One breakfast, divided. How social media polarizes us
Imagine that half of your family leans left, and the other half leans right. Would politics be your icebreaker of choice during a family gathering?
What about asking something like, "Do you pour milk or cereal first?" Much more innocuous, right? Nobody's going to disown their family if they disagree on eating breakfast... right?
fter the election, some RadioActive teen reporters had questions: about polarization, belonging, and social media. In this episode, they set out to combine factual reporting with fictional scenes to tell an even "truer" story about these questions.
[RadioActive Youth Media is KUOW's radio journalism and audio storytelling program for young people. This episode was entirely youth-produced, from the interviewing to the writing to the audio editing. Applications for our online summer Introduction to Journalism workshop are now open.]
Podcast highlights, at a glance
Almost all American teens are on social media now
90% of teens have used social media, according to the American Academy of Child & Adolescent Psychiatry. What does that mean for the social and psychological well-being of young people today?
"Filter bubbles" lead to polarization
Coined by Internet activist Eli Pariser, a filter bubble is what happens when algorithms on social media platforms curate feeds that match the user's own views and opinions.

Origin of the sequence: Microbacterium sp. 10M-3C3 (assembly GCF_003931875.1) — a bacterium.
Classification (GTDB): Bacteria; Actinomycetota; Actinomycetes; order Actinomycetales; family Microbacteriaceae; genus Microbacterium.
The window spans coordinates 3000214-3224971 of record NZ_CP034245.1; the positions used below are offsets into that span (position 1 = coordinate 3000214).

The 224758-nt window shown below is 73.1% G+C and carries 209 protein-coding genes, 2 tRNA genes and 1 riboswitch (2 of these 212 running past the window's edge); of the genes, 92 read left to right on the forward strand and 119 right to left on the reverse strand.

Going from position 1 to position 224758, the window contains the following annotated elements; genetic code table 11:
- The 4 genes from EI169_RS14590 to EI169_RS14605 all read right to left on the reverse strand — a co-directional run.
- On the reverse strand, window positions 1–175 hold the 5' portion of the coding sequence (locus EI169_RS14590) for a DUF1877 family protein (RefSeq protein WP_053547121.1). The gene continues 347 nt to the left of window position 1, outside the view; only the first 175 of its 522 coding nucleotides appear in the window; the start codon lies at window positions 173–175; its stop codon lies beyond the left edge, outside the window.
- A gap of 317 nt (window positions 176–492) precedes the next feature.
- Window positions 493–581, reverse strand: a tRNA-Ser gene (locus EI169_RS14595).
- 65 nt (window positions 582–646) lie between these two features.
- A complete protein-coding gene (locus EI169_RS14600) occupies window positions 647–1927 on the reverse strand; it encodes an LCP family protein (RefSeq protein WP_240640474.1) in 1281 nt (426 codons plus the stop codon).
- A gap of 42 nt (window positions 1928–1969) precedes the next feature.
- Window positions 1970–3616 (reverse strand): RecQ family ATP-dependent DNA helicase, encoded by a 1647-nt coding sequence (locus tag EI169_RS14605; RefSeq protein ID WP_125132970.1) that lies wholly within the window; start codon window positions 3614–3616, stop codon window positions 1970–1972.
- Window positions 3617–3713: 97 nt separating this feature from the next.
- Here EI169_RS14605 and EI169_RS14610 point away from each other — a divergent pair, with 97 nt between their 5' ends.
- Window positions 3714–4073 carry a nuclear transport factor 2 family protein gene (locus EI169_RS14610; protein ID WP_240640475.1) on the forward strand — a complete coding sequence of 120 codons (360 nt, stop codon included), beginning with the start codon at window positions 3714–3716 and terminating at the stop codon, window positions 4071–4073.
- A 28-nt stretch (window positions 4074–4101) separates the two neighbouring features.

Online communities aren't inherently dangerous
There are both positive and negative aspects when it comes to connect with others online. The key is understanding what kind of community you're part of. Is the community coming together through love of something, or hate? Does the community support different ideas and have constructive conversations?
What you can do when things go wrong on social media:
- If you come across something problematic, first take a pause, and then decide whether you want to engage in the first place. If you do want to engage, instead of going into attack mode, try having a conversation.
- Expand your filter bubble. Seek out perspectives that are not your own. Talk to and follow people who are different from you, and open your mind to learning about them, their experiences, and their thoughts.
- If you mess up and someone confronts you, apologize. Apologize about what you did or said, and not for how it was interpreted. We're all going to say stuff that's not cool. When it happens, listen, don't speak, and reflect.
This podcast was produced in an advanced producers program for high school and college students. Production assistance from Mary Heisey. Edited by Kyle Norris.